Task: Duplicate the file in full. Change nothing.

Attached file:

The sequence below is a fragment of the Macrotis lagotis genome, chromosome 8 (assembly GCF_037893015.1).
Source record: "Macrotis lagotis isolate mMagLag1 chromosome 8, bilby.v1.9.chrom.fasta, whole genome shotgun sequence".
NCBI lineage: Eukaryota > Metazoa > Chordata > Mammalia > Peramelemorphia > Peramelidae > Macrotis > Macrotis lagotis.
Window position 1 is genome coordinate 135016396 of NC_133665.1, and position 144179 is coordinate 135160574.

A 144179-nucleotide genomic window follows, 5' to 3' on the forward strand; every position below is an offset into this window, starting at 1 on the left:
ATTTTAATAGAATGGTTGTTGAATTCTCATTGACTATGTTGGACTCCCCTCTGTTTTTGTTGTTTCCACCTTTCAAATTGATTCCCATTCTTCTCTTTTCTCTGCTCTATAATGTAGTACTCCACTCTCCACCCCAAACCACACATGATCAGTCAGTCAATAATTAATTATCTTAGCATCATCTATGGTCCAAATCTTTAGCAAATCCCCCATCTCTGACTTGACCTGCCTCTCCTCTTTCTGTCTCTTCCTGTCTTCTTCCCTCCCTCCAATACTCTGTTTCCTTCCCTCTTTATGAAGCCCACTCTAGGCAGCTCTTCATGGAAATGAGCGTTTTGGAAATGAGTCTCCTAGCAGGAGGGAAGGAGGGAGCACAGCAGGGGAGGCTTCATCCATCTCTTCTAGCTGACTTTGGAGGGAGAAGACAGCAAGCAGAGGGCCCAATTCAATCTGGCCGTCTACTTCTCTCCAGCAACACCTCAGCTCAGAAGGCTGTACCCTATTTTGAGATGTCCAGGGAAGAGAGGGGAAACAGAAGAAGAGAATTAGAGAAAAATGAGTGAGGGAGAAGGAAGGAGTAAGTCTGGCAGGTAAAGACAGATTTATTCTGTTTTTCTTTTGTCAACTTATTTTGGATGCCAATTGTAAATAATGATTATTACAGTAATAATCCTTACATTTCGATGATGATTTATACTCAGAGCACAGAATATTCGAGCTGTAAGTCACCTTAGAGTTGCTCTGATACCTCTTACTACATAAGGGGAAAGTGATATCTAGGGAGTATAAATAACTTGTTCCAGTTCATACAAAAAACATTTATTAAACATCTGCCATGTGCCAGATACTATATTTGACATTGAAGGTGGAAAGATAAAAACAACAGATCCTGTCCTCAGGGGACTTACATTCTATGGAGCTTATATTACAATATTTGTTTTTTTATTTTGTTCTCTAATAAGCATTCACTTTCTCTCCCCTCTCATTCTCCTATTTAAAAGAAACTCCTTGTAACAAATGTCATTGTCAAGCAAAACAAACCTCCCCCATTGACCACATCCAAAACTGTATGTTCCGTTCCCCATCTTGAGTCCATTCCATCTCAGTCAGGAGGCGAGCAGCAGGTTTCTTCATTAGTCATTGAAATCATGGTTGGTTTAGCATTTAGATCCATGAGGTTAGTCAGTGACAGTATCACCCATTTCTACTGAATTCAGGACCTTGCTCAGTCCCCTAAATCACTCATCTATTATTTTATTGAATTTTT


The sequence below is a fragment of the Macrotis lagotis genome, chromosome 8 (assembly GCF_037893015.1).
Source record: "Macrotis lagotis isolate mMagLag1 chromosome 8, bilby.v1.9.chrom.fasta, whole genome shotgun sequence".
NCBI lineage: Eukaryota > Metazoa > Chordata > Mammalia > Peramelemorphia > Peramelidae > Macrotis > Macrotis lagotis.
Window position 1 is genome coordinate 135016396 of NC_133665.1, and position 144179 is coordinate 135160574.

A 144179-nucleotide genomic window follows, 5' to 3' on the forward strand; every position below is an offset into this window, starting at 1 on the left:
ATTTTAATAGAATGGTTGTTGAATTCTCATTGACTATGTTGGACTCCCCTCTGTTTTTGTTGTTTCCACCTTTCAAATTGATTCCCATTCTTCTCTTTTCTCTGCTCTATAATGTAGTACTCCACTCTCCACCCCAAACCACACATGATCAGTCAGTCAATAATTAATTATCTTAGCATCATCTATGGTCCAAATCTTTAGCAAATCCCCCATCTCTGACTTGACCTGCCTCTCCTCTTTCTGTCTCTTCCTGTCTTCTTCCCTCCCTCCAATACTCTGTTTCCTTCCCTCTTTATGAAGCCCACTCTAGGCAGCTCTTCATGGAAATGAGCGTTTTGGAAATGAGTCTCCTAGCAGGAGGGAAGGAGGGAGCACAGCAGGGGAGGCTTCATCCATCTCTTCTAGCTGACTTTGGAGGGAGAAGACAGCAAGCAGAGGGCCCAATTCAATCTGGCCGTCTACTTCTCTCCAGCAACACCTCAGCTCAGAAGGCTGTACCCTATTTTGAGATGTCCAGGGAAGAGAGGGGAAACAGAAGAAGAGAATTAGAGAAAAATGAGTGAGGGAGAAGGAAGGAGTAAGTCTGGCAGGTAAAGACAGATTTATTCTGTTTTTCTTTTGTCAACTTATTTTGGATGCCAATTGTAAATAATGATTATTACAGTAATAATCCTTACATTTCGATGATGATTTATACTCAGAGCACAGAATATTCGAGCTGTAAGTCACCTTAGAGTTGCTCTGATACCTCTTACTACATAAGGGGAAAGTGATATCTAGGGAGTATAAATAACTTGTTCCAGTTCATACAAAAAACATTTATTAAACATCTGCCATGTGCCAGATACTATATTTGACATTGAAGGTGGAAAGATAAAAACAACAGATCCTGTCCTCAGGGGACTTACATTCTATGGAGCTTATATTACAATATTTGTTTTTTTATTTTGTTCTCTAATAAGCATTCACTTTCTCTCCCCTCTCATTCTCCTATTTAAAAGAAACTCCTTGTAACAAATGTCATTGTCAAGCAAAACAAACCTCCCCCATTGACCACATCCAAAACTGTATGTTCCGTTCCCCATCTTGAGTCCATTCCATCTCAGTCAGGAGGCGAGCAGCAGGTTTCTTCATTAGTCATTGAAATCATGGTTGGTTTAGCATTTAGATCCATGAGGTTAGTCAGTGACAGTATCACCCATTTCTACTGAATTCAGGACCTTGCTCAGTCCCCTAAATCACTCATCTATTATTTTATTGAATTTTT